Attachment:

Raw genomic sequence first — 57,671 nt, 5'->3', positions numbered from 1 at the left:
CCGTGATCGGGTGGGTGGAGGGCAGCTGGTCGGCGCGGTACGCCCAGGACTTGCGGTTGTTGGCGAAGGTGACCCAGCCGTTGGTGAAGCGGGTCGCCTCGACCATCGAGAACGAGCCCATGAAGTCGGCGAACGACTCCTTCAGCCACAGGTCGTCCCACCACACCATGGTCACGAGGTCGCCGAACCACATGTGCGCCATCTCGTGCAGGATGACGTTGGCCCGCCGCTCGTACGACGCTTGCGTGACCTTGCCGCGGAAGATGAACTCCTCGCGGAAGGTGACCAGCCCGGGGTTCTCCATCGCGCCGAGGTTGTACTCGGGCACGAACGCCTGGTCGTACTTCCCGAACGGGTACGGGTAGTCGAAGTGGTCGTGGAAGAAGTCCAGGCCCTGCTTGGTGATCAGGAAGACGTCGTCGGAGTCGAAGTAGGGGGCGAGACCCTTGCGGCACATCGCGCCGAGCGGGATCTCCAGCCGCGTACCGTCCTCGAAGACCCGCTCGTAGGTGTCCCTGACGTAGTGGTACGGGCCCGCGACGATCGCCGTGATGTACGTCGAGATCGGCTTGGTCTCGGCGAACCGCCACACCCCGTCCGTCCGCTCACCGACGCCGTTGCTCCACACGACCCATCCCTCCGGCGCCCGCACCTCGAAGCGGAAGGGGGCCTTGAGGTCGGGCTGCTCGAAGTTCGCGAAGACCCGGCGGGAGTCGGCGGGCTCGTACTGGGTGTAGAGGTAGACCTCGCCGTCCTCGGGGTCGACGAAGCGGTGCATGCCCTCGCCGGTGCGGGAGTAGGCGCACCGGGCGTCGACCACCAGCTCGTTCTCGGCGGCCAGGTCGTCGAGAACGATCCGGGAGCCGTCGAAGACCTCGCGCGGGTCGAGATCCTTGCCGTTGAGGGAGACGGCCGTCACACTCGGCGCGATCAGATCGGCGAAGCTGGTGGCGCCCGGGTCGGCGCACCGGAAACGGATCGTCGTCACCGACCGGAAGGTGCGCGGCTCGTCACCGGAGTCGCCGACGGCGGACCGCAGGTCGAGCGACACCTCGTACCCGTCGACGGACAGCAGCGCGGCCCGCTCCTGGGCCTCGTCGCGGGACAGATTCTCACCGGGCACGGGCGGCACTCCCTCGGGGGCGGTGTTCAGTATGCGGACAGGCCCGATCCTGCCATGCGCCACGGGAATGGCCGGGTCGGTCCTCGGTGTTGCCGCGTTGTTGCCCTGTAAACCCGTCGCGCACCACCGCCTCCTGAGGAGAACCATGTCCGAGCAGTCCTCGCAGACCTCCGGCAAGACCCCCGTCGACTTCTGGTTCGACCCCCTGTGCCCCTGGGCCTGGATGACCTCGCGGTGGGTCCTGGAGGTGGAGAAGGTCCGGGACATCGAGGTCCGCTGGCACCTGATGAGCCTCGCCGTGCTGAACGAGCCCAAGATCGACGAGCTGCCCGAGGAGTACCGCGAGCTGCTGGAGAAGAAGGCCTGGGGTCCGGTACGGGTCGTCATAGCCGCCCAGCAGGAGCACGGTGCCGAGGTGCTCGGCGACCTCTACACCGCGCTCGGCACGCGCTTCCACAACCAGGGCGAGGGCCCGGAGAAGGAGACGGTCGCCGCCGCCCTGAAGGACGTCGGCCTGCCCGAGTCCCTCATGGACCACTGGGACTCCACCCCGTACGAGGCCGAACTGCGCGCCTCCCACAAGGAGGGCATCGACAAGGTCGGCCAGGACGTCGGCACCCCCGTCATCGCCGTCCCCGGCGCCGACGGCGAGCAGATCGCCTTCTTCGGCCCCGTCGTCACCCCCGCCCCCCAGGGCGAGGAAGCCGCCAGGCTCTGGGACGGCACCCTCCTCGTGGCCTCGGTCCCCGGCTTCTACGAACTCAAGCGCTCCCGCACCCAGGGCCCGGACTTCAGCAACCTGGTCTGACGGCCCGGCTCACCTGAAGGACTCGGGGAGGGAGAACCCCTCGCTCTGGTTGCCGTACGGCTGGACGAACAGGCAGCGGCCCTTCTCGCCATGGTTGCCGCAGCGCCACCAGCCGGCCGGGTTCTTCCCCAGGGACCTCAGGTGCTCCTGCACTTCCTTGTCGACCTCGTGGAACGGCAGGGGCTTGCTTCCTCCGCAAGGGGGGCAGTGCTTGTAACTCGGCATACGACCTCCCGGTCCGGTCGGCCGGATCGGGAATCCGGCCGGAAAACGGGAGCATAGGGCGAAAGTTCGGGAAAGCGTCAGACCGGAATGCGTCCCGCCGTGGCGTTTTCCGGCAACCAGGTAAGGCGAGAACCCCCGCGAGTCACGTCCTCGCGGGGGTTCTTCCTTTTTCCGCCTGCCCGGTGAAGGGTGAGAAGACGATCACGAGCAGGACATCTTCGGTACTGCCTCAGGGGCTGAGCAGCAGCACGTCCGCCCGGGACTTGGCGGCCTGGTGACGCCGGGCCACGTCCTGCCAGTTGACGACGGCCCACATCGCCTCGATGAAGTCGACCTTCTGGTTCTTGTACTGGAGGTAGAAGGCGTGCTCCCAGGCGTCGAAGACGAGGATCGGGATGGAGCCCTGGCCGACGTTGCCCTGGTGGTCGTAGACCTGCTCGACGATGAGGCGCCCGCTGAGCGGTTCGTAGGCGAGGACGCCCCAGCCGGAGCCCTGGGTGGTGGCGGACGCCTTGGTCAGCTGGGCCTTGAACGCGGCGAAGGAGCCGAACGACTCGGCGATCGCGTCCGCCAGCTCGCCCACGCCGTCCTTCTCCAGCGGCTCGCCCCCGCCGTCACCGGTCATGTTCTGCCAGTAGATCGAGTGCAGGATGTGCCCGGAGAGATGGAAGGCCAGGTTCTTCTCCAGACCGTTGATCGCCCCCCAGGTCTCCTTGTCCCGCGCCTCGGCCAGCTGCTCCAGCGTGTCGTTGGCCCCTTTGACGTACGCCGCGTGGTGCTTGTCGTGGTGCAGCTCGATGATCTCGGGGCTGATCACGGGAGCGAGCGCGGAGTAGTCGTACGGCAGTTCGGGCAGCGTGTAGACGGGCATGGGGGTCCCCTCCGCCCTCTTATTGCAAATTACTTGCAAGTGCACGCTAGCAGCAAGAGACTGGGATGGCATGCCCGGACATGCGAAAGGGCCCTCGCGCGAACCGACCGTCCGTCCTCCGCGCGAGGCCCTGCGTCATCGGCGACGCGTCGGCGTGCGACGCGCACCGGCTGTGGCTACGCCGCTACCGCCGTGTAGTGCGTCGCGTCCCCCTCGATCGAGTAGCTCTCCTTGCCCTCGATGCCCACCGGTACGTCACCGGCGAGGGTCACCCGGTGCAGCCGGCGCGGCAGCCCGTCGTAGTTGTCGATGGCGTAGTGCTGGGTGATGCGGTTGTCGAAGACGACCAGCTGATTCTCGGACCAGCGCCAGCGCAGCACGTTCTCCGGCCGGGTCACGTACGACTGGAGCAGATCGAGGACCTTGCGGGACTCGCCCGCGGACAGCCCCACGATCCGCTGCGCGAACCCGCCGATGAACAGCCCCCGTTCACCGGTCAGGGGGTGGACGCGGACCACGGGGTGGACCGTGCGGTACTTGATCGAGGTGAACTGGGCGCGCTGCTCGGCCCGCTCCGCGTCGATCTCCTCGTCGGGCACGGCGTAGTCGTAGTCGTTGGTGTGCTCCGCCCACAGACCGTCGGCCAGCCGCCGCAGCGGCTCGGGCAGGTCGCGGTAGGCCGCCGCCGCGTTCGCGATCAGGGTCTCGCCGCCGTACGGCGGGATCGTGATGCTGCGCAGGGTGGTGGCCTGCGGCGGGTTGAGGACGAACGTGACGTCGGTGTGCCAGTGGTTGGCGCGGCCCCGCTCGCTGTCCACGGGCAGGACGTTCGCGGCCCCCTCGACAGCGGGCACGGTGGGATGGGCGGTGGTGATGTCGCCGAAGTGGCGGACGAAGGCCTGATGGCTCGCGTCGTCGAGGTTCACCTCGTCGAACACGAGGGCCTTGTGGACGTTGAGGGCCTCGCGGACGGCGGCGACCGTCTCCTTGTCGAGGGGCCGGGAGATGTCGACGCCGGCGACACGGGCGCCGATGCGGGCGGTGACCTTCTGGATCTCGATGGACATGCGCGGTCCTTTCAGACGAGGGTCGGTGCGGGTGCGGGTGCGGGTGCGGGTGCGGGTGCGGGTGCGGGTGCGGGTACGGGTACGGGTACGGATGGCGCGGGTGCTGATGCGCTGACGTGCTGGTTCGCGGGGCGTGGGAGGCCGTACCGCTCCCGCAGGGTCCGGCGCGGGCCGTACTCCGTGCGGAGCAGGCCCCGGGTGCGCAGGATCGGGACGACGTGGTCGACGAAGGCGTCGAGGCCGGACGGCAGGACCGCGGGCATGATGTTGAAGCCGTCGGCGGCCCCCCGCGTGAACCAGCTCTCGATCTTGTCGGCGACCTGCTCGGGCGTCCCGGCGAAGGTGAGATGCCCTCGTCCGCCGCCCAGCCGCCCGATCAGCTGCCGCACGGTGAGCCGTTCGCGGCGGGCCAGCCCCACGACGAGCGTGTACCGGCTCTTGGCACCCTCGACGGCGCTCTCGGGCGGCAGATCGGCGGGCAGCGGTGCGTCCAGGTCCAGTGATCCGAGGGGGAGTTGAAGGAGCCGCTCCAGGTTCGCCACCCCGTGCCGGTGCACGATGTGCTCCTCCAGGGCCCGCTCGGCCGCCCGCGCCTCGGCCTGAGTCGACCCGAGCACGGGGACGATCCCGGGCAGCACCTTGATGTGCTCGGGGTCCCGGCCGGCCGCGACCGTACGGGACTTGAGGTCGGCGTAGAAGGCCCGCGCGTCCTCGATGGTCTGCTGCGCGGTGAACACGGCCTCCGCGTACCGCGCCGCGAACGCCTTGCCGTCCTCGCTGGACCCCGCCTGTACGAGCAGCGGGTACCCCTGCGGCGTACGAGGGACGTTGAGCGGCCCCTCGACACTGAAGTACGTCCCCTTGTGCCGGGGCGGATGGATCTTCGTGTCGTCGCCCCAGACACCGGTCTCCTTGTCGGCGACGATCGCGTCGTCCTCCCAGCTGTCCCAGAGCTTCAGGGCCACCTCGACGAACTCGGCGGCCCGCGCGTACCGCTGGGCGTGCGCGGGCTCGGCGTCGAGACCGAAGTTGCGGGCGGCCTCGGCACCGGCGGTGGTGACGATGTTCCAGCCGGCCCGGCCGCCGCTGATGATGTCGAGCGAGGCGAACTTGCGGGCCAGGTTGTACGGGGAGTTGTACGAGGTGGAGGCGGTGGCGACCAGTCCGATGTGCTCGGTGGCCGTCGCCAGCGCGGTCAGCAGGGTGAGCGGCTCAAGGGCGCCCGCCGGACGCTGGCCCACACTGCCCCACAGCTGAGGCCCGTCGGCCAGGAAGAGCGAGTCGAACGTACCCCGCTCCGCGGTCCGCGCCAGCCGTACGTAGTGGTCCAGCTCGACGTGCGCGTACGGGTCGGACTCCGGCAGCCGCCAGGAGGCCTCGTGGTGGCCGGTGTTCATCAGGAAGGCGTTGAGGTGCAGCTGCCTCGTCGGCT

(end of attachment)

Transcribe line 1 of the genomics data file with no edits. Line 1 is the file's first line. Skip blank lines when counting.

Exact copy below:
Raw genomic sequence first — 57,671 nt, 5'->3', positions numbered from 1 at the left: